Killing off technologies is dead

Can we all just agree to steer clear of the easy, but much overused practice of playing prophets to get attention

I’ve been there. Hell, I was there just recently. I crafted a headline that I knew would get a journo’s attention and get my article published. We all do it. I mean, it’s either that or plain missing out on all that glorious attention. And attention means business, right?

But there is one particular practice that is sure to get you published, but that could potentially turn around and hit you in the ass. The killing off of technologies.

Flow TV is dead. Radio too. QR codes weren’t ever really alive, were they? Facebook will be dead in a year or two (I mean we managed to kill off Second Life and MySpace, right? Actually, we kill off MySpace on a regular basis.) NFC is close to flatlining, whenever a new iPhone is rumored. Marketing is dead at least once a day, we’re SO post PC, and even lo-tek stuff like the good old Post-It note is reported to have passed.

I urge you to try it. But for the sake of our collective mental health, please stick to trying it once. The formula is pretty darn simple:

The Headline

Write a headline in which you kill off a technology. You don’t have to creative here. For the sake of argument let’s stick with QR codes. Don’t overthink the wording, either. Just go with “QR codes are dead”.

The Subtitle

Write a subtitle that plays off the hype that once surrounded said technology, but reveals what a let down it turned out to be. It could be something along the lines of “QR codes were supposed to be the gateway from analogue to digital, but turned out to be nothing but a weird looking let down”.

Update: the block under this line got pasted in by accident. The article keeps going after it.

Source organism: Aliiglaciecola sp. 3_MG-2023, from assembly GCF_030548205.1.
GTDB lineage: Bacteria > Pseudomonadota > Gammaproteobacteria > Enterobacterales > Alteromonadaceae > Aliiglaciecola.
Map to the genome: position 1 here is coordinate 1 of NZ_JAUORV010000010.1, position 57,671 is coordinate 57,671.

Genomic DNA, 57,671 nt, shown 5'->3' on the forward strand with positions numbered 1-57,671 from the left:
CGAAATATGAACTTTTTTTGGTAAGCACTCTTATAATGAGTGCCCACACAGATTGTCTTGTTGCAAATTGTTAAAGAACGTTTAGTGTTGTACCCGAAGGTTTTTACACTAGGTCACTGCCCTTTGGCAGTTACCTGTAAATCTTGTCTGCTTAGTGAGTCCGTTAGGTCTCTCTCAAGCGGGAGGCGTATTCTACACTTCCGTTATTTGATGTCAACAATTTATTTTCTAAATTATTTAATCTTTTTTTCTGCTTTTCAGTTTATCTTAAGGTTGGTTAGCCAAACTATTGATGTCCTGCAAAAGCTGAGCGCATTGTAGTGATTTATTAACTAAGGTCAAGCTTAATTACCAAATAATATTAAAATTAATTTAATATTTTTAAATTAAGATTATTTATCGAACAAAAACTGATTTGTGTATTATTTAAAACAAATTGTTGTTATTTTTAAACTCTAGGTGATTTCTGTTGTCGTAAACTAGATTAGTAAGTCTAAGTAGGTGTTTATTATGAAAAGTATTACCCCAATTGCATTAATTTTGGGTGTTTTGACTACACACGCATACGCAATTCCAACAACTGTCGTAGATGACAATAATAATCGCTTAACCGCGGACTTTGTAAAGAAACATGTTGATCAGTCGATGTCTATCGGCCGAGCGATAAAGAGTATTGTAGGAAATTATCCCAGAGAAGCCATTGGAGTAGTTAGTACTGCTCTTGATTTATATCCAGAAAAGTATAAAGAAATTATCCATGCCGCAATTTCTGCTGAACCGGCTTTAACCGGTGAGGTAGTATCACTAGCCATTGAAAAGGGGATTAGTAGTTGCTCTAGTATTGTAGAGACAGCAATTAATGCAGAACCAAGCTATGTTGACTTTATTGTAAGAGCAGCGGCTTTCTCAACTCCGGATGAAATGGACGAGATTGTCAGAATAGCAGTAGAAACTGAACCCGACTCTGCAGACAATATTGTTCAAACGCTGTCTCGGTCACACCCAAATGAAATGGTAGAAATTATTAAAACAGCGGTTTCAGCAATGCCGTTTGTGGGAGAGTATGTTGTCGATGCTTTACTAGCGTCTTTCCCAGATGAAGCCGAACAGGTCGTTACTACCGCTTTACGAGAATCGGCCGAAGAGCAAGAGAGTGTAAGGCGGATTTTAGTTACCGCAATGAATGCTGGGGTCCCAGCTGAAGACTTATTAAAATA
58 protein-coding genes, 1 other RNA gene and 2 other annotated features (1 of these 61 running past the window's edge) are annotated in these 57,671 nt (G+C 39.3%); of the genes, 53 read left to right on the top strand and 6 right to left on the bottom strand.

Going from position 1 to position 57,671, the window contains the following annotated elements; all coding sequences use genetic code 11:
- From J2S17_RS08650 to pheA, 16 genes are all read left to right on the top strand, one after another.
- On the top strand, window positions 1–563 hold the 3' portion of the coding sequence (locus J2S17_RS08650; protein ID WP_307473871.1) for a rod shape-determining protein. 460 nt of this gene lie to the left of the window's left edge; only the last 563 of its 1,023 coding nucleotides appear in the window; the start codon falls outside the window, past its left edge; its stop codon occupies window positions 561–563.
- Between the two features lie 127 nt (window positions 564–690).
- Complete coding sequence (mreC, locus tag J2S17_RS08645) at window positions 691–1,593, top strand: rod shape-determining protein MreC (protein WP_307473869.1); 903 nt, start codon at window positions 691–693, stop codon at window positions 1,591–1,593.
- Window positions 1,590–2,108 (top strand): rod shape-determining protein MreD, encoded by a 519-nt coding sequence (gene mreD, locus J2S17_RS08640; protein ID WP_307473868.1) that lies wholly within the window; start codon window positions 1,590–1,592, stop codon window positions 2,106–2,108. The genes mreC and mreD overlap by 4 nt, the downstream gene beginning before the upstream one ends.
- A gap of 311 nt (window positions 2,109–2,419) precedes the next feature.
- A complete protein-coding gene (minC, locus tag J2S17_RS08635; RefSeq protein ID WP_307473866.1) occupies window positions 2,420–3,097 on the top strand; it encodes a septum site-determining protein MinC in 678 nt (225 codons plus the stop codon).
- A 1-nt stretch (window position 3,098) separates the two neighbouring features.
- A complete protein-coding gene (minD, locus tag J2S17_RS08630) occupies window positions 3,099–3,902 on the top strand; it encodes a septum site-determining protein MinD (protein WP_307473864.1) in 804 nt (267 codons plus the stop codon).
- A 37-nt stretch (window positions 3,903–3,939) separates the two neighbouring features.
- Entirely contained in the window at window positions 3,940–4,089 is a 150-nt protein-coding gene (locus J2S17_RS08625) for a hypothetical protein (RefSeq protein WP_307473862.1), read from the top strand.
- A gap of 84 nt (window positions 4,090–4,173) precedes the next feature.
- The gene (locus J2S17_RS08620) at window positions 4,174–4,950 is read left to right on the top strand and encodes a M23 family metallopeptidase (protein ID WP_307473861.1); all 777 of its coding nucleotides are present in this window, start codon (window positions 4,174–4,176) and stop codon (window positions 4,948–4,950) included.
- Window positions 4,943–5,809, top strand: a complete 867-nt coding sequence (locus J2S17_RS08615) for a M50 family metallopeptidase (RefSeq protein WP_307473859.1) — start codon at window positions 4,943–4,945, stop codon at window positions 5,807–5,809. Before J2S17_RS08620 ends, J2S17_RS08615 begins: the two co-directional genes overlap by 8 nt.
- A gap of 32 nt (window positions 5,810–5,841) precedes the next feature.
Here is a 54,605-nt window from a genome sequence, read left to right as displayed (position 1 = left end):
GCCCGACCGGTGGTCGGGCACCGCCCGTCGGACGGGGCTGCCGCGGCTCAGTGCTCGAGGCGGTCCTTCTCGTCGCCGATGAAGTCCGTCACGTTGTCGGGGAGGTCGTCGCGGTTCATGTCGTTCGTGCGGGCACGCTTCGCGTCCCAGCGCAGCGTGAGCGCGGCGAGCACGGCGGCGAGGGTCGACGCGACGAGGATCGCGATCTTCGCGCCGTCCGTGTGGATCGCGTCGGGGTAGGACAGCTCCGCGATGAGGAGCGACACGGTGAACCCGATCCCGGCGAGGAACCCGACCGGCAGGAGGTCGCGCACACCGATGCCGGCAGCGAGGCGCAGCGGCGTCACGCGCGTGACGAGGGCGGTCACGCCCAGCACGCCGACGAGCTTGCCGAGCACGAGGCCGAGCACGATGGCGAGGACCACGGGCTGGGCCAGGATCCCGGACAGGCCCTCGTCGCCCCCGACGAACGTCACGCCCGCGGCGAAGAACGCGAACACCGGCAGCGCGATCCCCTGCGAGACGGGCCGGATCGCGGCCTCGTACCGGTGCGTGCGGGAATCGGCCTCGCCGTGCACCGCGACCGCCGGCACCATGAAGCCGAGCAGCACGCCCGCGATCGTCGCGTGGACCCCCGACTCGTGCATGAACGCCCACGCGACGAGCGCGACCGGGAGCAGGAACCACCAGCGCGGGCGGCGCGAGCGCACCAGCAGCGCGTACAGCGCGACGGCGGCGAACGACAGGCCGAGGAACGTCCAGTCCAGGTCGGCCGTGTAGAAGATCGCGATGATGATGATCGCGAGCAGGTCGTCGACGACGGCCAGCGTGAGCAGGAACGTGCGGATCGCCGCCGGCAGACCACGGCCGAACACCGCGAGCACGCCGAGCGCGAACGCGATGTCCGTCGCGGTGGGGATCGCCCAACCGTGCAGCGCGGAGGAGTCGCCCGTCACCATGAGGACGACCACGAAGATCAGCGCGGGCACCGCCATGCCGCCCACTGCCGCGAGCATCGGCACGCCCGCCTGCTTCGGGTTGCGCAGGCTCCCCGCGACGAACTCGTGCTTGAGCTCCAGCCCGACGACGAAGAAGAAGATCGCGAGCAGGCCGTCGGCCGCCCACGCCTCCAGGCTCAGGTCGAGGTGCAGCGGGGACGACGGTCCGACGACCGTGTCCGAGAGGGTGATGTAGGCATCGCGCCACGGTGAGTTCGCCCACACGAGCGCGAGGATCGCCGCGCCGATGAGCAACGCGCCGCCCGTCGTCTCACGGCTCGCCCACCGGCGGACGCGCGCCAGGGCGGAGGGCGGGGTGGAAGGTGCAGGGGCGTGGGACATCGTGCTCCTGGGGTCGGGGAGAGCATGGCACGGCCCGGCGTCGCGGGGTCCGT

The Argument

Next up, craft the article carefully choosing only arguments that support your initial premise. Mention campaigns, where QR codes lead to flash sites or are placed on trains or busses, leaving them impossible to scan.

The Next Big Thing

End by praising whatever technology is rapidly overtaking the QR code, be it RFID, NFC or image reckognition (don’t worry, you can kill this off, once everyone has forgotten your initial article, say in two weeks or so).

I guarantee you, someone will pick it up. You’ll be the expert du jour. And you can do it all over again tomorrow, using the exact same formula.

…but please. Pretty please, with QR codes, banner ads and 30 second spots on top.


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